An already dead 40-foot sperm whale washed ashore over the weekend on Saturday on the Oregon Coast, near the Iredale Shpwreck at Fort Stevens State Park. According to the Seaside Aquarium, the whale is a male juvenile, and hadn't been dead for too long.
They also mentioned the whale most likely was hit by a ship, and an incident such as this is quite rare. Personally, my mind went right to a rather bizarre piece of history on the Oregon Coast. Many reading this are probably familiar with the famous exploding whale incident, which happened in 1970 when some super smart dudes decided the best course of action was to blow up a dead whale with dynamite. If you have not read about this occurrence, hit the link here to read on. Hopefully, this time around, no one decides to blow the whale up.
The lower jaw has already been removed to the whale could be studied. This week, a necropsy (an autopsy performed on animals) has been scheduled for Monday. Beach Connection mentions the whale did have some gashes as well. With the necropsy, this gives folks in the lab a chance to check for diseases, and see if the wounds on the whale happened before death.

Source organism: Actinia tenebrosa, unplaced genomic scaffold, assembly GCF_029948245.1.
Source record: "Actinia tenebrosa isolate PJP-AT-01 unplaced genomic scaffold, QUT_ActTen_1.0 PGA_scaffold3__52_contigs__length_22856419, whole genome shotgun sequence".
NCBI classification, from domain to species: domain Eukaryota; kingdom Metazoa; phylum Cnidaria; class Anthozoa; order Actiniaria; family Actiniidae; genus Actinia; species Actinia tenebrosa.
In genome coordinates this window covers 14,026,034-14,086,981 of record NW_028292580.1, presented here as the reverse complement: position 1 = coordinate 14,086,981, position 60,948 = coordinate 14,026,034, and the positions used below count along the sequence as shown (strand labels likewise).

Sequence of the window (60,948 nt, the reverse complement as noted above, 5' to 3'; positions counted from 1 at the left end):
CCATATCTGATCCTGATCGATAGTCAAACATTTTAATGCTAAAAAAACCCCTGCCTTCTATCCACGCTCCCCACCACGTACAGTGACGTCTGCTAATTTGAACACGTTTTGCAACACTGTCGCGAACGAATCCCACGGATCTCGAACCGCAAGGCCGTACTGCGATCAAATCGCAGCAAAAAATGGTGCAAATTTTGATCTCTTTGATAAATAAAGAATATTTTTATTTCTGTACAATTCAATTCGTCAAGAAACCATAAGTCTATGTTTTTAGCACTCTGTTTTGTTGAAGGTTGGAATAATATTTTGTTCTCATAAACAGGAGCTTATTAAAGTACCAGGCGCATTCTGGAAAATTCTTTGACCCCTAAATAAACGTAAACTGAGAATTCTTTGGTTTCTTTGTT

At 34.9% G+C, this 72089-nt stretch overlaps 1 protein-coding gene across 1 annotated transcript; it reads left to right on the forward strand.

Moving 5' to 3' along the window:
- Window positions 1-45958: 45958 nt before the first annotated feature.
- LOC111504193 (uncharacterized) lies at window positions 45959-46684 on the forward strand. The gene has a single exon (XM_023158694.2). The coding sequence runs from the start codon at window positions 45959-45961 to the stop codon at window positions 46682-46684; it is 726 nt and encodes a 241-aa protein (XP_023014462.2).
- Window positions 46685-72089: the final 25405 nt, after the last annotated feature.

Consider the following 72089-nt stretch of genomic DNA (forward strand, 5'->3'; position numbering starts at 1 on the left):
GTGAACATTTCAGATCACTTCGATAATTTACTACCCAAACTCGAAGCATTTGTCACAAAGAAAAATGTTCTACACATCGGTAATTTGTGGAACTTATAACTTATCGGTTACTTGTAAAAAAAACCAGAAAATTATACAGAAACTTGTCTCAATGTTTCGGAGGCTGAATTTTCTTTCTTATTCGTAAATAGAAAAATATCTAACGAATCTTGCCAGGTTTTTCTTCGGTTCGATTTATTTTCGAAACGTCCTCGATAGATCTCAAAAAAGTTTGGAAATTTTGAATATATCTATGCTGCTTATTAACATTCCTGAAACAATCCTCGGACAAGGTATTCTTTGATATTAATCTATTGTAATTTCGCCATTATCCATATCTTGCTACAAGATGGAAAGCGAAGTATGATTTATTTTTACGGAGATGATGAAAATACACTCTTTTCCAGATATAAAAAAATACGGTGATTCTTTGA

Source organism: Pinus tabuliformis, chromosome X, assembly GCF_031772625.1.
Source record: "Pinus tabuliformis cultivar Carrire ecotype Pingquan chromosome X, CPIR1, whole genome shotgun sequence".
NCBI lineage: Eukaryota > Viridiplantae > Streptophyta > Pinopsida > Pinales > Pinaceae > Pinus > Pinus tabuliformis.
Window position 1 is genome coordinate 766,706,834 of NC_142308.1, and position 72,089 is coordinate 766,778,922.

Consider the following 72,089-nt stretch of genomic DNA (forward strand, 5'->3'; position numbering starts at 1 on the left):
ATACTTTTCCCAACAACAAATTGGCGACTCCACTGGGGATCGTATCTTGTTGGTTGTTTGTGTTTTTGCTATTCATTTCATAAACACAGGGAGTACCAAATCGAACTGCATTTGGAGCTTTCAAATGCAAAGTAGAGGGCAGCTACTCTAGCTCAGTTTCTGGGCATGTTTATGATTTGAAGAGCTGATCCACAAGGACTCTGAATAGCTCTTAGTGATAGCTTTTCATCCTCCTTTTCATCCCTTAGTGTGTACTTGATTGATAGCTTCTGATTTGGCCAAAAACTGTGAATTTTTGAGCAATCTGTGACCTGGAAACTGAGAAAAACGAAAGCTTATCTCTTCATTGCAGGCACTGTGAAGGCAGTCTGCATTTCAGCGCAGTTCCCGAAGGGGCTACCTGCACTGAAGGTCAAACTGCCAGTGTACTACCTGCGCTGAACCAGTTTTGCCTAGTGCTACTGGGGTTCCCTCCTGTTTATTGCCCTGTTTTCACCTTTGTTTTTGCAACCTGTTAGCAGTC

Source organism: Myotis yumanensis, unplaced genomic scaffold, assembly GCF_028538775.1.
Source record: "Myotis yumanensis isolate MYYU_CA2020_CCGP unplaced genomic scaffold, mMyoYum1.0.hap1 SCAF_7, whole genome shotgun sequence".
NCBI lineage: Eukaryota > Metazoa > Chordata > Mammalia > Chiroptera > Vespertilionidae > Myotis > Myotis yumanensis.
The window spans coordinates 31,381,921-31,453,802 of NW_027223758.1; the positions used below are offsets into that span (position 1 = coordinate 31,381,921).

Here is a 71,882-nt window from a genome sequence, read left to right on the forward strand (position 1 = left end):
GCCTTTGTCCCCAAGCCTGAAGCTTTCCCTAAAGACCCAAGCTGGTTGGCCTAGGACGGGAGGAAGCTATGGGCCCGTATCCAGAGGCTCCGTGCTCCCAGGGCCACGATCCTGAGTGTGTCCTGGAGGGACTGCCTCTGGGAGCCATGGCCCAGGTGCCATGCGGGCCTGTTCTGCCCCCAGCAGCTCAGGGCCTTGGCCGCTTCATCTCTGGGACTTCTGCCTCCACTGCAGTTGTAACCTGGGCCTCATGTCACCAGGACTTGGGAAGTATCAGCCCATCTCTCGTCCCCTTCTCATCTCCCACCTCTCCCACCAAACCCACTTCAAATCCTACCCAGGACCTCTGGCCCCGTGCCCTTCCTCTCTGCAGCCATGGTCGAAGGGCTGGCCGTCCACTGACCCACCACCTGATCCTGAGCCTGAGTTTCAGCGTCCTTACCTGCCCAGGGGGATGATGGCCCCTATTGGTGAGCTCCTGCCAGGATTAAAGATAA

Sperm whales remain an endangered species, as their populations were near the brink of extinction due to so much hunting in the last century. Amazingly, they can weigh over 40 tons and grow to be up to 60 feet long, according to the Seaside Aquarium. Sperm whales mature around age 52 and can live for up to 60 years.
Fort Stevens is one of Oregon’s greatest treasures. Located just 20 minutes west of Astoria, where the Columbia River meets the Pacific, it is tailor suited for history buffs and nature enthusiasts, beachcombers, campers and hikers.
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